Dolores Huerta • 2022 Honoree

Co-founder of the United Farm Workers Association, Dolores Clara Fernandez Huerta is one of the most influential labor activists of the 20th century and a leader of the Chicano civil rights movement.  Despite ethnic and gender bias, Huerta helped organize the 1965 Delano strike of 5,000 grape workers Later Huerta worked as a lobbyist to improve workers’ legislative representation. During the 1990s and 2000s, she worked to elect more Latinos and women to political office and has championed women’s issues.

Introduction

BY Natalie Monarrez, comedian, activist, Amazon Labor Union organizer

Dolores Clara Fernandez Huerta is an American labor leader, civil rights activist, and co-founder of the United Farm Workers (UFW). Her community activism began as a student, in numerous school clubs, and as a dedicated member of the Girl Scouts. After teaching elementary school, she left her job in the 1950s, and began her lifelong crusade to correct economic injustice. She said, “I couldn’t tolerate seeing kids come to class hungry and needing shoes. I thought I could do more by organizing farm workers, than by trying to teach their hungry children.”

She helped organize the Delano Grape Strike in 1965, in California, and was the lead negotiator in their workers’ contract. In 1966, she also negotiated a contract between the UFWOC and Schenley Wine Company. As a lobbyist, she supported legislature including: the 1960 bill to permit people to take the California driver’s exam in Spanish, the 1963 extension of Aid to Families with Dependent Children ( AFDC ), and the 1975 California Agricultural Labor Relations Act. In 1972, she coined the popular phrase, “Si se puede” ( Yes we can ). During the 1970s and 80s, she campaigned to reduce and ban hazardous chemicals from grape and lettuce ranches. In the 1990s and 2000s, she supported many women and Latinos that were elected to political office, and formally placed Hillary Clinton’s name into nomination at the DNC, in 2008. She serves on the Boards of People for the American Way, Consumer Federation of California, and Feminist Majority Foundation. She is the President of the Dolores Huerta Foundation, which she founded in 2002, focusing on leadership, community service, and civic engagement.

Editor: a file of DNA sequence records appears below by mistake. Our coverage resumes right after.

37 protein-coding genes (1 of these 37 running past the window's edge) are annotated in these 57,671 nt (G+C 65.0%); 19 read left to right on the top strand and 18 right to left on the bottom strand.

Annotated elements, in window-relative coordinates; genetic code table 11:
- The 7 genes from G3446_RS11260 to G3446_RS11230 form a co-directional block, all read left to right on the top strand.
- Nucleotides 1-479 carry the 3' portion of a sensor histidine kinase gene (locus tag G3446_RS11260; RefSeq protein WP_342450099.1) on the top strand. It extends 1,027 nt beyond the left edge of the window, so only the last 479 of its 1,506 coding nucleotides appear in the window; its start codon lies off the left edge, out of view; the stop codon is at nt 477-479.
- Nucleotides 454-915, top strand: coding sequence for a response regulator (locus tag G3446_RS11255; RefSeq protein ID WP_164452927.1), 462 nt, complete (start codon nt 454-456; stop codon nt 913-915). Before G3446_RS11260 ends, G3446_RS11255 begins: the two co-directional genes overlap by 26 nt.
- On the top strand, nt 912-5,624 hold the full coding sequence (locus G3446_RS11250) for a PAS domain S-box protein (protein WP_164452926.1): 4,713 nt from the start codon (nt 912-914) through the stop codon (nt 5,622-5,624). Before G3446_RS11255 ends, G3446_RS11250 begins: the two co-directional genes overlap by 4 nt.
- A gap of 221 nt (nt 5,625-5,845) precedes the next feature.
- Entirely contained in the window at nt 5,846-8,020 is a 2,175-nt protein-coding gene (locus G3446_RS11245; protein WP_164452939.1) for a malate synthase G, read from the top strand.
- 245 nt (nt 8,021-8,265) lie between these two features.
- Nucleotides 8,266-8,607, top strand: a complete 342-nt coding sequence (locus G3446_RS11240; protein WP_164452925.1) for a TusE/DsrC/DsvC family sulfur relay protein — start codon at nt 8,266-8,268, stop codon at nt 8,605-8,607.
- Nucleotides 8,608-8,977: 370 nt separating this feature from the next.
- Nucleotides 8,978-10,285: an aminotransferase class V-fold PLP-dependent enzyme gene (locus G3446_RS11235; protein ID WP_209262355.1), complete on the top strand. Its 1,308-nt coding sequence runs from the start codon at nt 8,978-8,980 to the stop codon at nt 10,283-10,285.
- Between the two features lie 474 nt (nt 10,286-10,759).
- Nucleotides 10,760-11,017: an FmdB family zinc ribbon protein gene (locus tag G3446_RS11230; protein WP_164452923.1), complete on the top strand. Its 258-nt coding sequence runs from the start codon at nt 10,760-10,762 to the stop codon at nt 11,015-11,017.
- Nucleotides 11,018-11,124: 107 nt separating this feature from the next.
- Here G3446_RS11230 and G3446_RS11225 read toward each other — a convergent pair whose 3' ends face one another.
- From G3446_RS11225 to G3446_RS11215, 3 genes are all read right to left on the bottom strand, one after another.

Dolores Huerta has received about 15 honorary doctorates, as well as numerous awards for her community service and advocacy for workers, immigrants, and women’s rights, including the Eugene V. Debs Foundation Outstanding American Award, the United States Presidential Eleanor Roosevelt Award for Human Rights, and the Presidential Medal of Freedom. She was the first Latina inducted into the National Women’s Hall of Fame, in 1993. In California and Washington, April 10th is “Dolores Huerta Day”.

She defines a feminist as someone “who supports a woman’s reproductive rights, who supports a woman’s right to an abortion, who supports LGBTQ rights, who supports workers and labor unions, somebody who cares about the environment, who cares about civil rights and equality and equity in terms of our economic system.” She also believes that education and celebrating contributions of people of color is key to building a better future. My favorite Dolores Huerta quote is, “Every moment is an organizing opportunity, every person a potential activist, every minute a chance to change the world.”

Thank you, Señora Dolores Huerta, for helping so many people and inspiring generations to make this world a better place, for everyone. Congratulations for being an honoree of the 2022 Clara Lemlich Awards for Social Justice!